WASHINGTON — The moderator of yesterday’s New York debate between
U.S. Senate candidates Rick Lazio and Hillary Clinton asked a question
based on a
long-running Internet hoax — and both candidates fell for it.

Well into the debate, WCBS-TV political reporter Marcia Kramer turned
first to Clinton to get her reaction to what she described as a bill
that would let the U.S. Postal Service charge a 5-cent tax on e-mail.

“I’d like to ask you how you stand on federal Bill 602P,” Kramer said.
“Under the bill that’s now before Congress, the U.S. Postal Service
would be able to bill e-mail users 5 cents for every e-mail they send,
even though the post office provides no service.”

“I’m wondering if you would vote for this bill,” Kramer said.

Clinton replied: “Well, based on your description, Marcia, I wouldn’t
vote for that bill.” She added that it “sounds burdensome and not
justifiable” for the government to charge for e-mail.

Lazio, who has spent the past eight years in Congress, was even less
cautious when plied with the same question, saying unblinkingly: “I am
absolutely opposed to this.”

Lazio went on to say that “this is an example of the government’s greedy
hand in trying to take money from taxpayers that, frankly, it has no
right to.”

Only, the government is not trying to charge e-mail users, and isn’t
considering such a bill.

In fact, there is no such thing as a “federal Bill 602P.” It’s not even
a valid bill number. Bills carry four digits and don’t end in letters.
And they begin with either “HR,” for House of Representatives, or “S,”
for Senate.

The CBS moderator appears to have been the victim of a hoax started last
year by an unidentified spoofer who spread it across the Internet by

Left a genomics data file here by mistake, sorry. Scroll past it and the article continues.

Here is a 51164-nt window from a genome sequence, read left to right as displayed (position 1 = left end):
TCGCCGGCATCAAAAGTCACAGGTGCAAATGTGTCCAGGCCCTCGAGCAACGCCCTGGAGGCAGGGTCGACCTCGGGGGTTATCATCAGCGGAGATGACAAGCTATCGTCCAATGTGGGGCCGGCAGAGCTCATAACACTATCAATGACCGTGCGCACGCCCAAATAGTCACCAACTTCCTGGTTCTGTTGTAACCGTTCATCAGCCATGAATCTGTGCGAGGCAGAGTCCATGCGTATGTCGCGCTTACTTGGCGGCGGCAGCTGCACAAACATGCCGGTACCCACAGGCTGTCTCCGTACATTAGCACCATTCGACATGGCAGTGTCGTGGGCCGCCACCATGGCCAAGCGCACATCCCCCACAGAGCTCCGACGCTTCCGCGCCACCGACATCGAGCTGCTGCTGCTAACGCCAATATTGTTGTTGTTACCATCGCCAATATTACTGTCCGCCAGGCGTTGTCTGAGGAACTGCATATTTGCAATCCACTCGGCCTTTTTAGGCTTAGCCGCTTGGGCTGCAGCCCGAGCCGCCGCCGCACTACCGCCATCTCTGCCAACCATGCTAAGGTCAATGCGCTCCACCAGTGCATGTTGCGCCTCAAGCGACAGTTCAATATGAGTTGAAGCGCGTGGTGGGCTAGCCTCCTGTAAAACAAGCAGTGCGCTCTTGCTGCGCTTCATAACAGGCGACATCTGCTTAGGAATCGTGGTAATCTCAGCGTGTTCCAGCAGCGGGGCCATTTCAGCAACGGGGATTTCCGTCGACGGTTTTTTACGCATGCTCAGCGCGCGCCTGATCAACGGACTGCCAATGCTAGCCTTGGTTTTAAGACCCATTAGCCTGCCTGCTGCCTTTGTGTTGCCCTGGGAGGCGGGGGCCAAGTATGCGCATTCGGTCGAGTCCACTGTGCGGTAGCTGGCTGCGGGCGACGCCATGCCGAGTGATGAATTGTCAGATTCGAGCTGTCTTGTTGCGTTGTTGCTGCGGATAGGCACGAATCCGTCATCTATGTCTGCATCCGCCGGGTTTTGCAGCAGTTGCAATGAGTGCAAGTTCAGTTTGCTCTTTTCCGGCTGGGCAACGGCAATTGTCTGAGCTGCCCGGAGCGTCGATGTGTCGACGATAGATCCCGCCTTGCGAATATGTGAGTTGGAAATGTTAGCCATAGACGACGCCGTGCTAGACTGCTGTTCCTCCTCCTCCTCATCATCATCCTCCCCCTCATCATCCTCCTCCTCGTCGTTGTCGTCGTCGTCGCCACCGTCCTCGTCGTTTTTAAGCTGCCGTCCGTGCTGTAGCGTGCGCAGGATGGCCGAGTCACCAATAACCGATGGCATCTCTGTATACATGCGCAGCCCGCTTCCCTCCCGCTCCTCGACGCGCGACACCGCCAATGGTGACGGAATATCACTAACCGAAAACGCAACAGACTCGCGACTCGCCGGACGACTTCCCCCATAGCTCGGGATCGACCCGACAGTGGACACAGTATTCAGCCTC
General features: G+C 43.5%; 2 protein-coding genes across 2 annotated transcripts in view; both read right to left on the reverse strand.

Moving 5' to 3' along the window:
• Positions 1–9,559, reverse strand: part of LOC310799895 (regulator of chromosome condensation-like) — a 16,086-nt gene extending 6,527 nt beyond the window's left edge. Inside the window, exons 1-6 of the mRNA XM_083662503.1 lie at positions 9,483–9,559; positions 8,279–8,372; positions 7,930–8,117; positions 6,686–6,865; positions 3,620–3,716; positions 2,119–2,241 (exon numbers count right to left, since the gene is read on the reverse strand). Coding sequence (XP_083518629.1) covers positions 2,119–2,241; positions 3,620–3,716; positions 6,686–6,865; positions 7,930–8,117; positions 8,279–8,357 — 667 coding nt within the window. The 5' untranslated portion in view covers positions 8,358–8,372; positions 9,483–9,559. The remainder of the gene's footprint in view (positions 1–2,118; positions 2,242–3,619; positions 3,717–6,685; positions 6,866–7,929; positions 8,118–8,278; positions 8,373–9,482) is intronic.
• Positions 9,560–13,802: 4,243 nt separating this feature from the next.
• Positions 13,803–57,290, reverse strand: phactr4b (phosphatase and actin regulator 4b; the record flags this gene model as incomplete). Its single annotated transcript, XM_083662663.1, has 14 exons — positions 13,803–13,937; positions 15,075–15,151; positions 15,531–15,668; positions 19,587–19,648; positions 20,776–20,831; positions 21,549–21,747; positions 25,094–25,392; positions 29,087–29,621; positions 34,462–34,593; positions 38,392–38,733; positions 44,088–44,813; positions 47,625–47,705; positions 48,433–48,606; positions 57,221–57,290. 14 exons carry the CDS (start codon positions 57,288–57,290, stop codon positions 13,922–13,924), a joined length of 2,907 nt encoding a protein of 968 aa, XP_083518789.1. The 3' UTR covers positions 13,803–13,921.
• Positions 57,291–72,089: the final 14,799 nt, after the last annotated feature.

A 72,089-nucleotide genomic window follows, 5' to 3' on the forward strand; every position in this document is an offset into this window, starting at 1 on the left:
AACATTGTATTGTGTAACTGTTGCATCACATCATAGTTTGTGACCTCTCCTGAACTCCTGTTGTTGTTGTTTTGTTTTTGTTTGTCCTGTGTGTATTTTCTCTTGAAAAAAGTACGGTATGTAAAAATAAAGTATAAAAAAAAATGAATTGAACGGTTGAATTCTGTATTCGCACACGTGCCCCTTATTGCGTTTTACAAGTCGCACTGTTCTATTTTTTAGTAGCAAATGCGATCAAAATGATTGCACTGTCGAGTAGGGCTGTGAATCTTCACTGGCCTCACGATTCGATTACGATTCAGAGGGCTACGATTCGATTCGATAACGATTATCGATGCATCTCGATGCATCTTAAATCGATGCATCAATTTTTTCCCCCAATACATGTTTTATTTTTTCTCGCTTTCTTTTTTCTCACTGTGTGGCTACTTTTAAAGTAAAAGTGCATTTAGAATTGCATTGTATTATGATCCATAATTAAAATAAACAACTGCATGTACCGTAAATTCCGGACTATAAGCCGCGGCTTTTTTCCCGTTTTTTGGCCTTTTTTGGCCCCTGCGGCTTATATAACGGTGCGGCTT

In asking her question, Kramer repeated key sections of the text of the
phony e-mail, which has been sent to scores of news organizations,

WorldNetDaily, which has disabused concerned readers over
and over
about the authenticity of the report.

Post office officials “want this to help recoup losses of about $230 million a year, because of the proliferation of e-mails,” Kramer said. “But if you send just 10 e-mails a day, that would cost consumers an extra $180 a year.”

That’s nearly identical to what’s said in the bogus e-mail.

“The U.S. Postal Service is claiming that lost revenue due to the proliferation of e-mail is costing nearly $230,000,000 in revenue per year,” the e-mail says. “Since the average [user] received about 10 pieces of e-mail per day in 1998, the cost to the typical individual would be an additional 50 cents per day, or over $180 per year.”

“Note that this would be money paid directly to the U.S. Postal Service for a service they do not even provide,” the wise guy adds.

Juliana Silva, CBS spokeswoman for the New York news station where Kramer works, was asked about the moderator’s misstep and the amount of research that went into her question. She said she had to check into it, but never called back.

The e-mail offered other clues that it’s a hoax.

It states that one of the bill’s backers is a “Congressman Tony Schnell.” There is no Tony Schnell among the 535 members of Congress.

The e-mail also states that “Washington, D.C., lawyer Richard Stepp” is lobbying against the bill. Such a lawyer does not exist.

Messages left Sunday morning at the New York campaign headquarters of Lazio and Clinton were not returned.

Related story:

Congress befuddled on Internet taxation

Related columns:

Internet folklore

New Internet taxes and old hoaxes

Note: Read our discussion guidelines before commenting.